Polebrook in the Fifties: a fascinating diagram of the village and who-lived-where as remembered by Ray Fletton
Polebrook’s Proud Past
Polebrook’s Proud Past-Revisited
Royal visits, rustic skills and pastimes, with many local anecdotes and references.
Orders and further details can be obtained by e-mailing Margaret.
This charming short history of Polebrook was written by a vicar’s daughter in (I think) the nineteen twenties.
In the Doomsday Book the name of the village appears as POCHEBROC or POHEBROC, referring perhaps to the brook in the pocket of the hills which runs into the Nene at “Putlock Bridge without the Town”.
The village gives its name to the Hundred. The Market House, though much altered, is still standing and on the green in front of it, the old village pump providing a perpetual flow of fresh spring water.
The Church of All Saints built on the outcrop of rock in the centre of the village, has registers dating from 1655 & the list of Rectors from 1256. In 1232 Robert le Fleming, Patron, Parson & Lord of the Manor, made a grant of a Chantry in Polebrooke and in the same year entered into an agreement with Ralph de Trubeville & Alicia his wife, concerning a “Hospital” which the latter wished to found at “Armston in the parish of Polebrooke”. In 1518, the will of one John Collys of Polebrooke directed that he was to be buried in the Church of All Hallows. In its earliest design the church appears to have been a small Norman building, with nave, low central tower & apse, but about 1220 considerable alteration was made & beautiful Early English work was added.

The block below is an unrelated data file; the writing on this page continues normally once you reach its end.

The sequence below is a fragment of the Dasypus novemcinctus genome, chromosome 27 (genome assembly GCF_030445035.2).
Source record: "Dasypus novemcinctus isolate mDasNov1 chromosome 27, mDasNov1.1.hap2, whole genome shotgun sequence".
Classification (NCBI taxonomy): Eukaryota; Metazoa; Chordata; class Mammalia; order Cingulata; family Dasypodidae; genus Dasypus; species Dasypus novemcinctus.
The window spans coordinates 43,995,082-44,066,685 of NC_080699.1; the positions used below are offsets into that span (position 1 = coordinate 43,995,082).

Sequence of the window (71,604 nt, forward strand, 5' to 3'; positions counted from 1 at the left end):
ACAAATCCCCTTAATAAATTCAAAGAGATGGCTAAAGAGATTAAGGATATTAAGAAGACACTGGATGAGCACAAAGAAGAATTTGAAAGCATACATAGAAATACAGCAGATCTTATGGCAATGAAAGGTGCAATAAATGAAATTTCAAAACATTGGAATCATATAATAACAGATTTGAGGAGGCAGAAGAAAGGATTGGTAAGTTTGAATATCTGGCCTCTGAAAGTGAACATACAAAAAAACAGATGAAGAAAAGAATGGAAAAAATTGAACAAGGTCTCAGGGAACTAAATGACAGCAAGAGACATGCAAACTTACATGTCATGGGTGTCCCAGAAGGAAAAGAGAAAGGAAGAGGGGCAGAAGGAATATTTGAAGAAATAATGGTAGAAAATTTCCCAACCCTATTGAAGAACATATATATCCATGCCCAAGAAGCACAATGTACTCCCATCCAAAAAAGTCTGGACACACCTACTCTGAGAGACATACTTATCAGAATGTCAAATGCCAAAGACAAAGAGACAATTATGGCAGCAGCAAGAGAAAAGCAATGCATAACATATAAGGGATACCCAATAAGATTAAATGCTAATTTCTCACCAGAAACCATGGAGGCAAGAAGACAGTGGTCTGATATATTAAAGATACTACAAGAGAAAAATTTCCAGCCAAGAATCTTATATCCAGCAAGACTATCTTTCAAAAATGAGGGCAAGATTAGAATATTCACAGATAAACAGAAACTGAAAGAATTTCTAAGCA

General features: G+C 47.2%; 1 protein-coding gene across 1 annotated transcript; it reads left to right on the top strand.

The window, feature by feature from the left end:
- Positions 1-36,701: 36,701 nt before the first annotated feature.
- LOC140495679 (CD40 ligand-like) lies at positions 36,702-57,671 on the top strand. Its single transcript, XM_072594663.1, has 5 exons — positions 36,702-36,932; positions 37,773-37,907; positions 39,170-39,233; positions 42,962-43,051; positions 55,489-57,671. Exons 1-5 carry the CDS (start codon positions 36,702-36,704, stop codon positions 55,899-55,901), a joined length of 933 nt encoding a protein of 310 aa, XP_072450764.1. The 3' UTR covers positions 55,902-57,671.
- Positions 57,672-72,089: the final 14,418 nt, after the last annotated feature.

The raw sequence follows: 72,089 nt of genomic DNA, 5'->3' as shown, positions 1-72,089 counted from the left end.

The Church Clock has entered much into the life of the village. It is an ancient piece of mechanism made probably about 1656. With care & patience many generations of clock-winders have kept it going & it is believed to be the only example of its kind still in working order in this country. Certain lands in the Parish known as the “Clock lands” provide endowment for keeping the clock and paying for the daily winding up of the weights from the floor of the tower to the floor of the Bell cage in the present spire.
Items from the Churchwardens Book are:-
In 1658 the Archdeacon ordered the plough to be removed from the Church.
The Church orchestra played in the Minstrels Gallery now removed, and the art of bell ringing was keenly pursued.
Craftsmen in the village included bootmakers, tailors, lace-makers, stonemasons, blacksmith and at least one weaver and the blind at the west window of the church being an example of his work.
FEASTS AND FESTIVALS
The Village Feast was kept on the first Sunday after August 10th and for over a hundred years the same family, from a neighbouring village, provided the tent with wooden floor for dancing, the hanging candelabra and the orchestra. The day opened with the ringing of the church bells at 6 a.m. Members of families who had left home returned for this great occasion which was a time for family reunion. The Club Feast was held on Whit Monday. Before the dinner of roast beef and Yorkshire pudding, the members walked in procession to church for a service.
May Day was celebrated by the children who were dressed in their best and the girls in white dresses. The May Queen was carried by the boys in a specially made throne on poles which was decorated with flowers. The May Queen was crowned with flowers and all the children wore garlands and carried bunches of flowers. The children paraded around the village and even up to Armston.
Plough Monday was also observed by blessing the plough and the plough boys parading around the village. At harvest time a Gleaning Bell was rung at 8 a.m. & 6 p.m. Any trespass outside the prescribed time caused a rumpus among the gleaners who were anxious to be the first in the field. On St Thomas’s Day, the old people came round to collect money & Clothing.
Many of the houses have the massive stone walls & some of the fine Northamptonshire chimneys. The oldest is probably the Manor House thought to have been built in about 1450. The Kings Arms is dated 1695.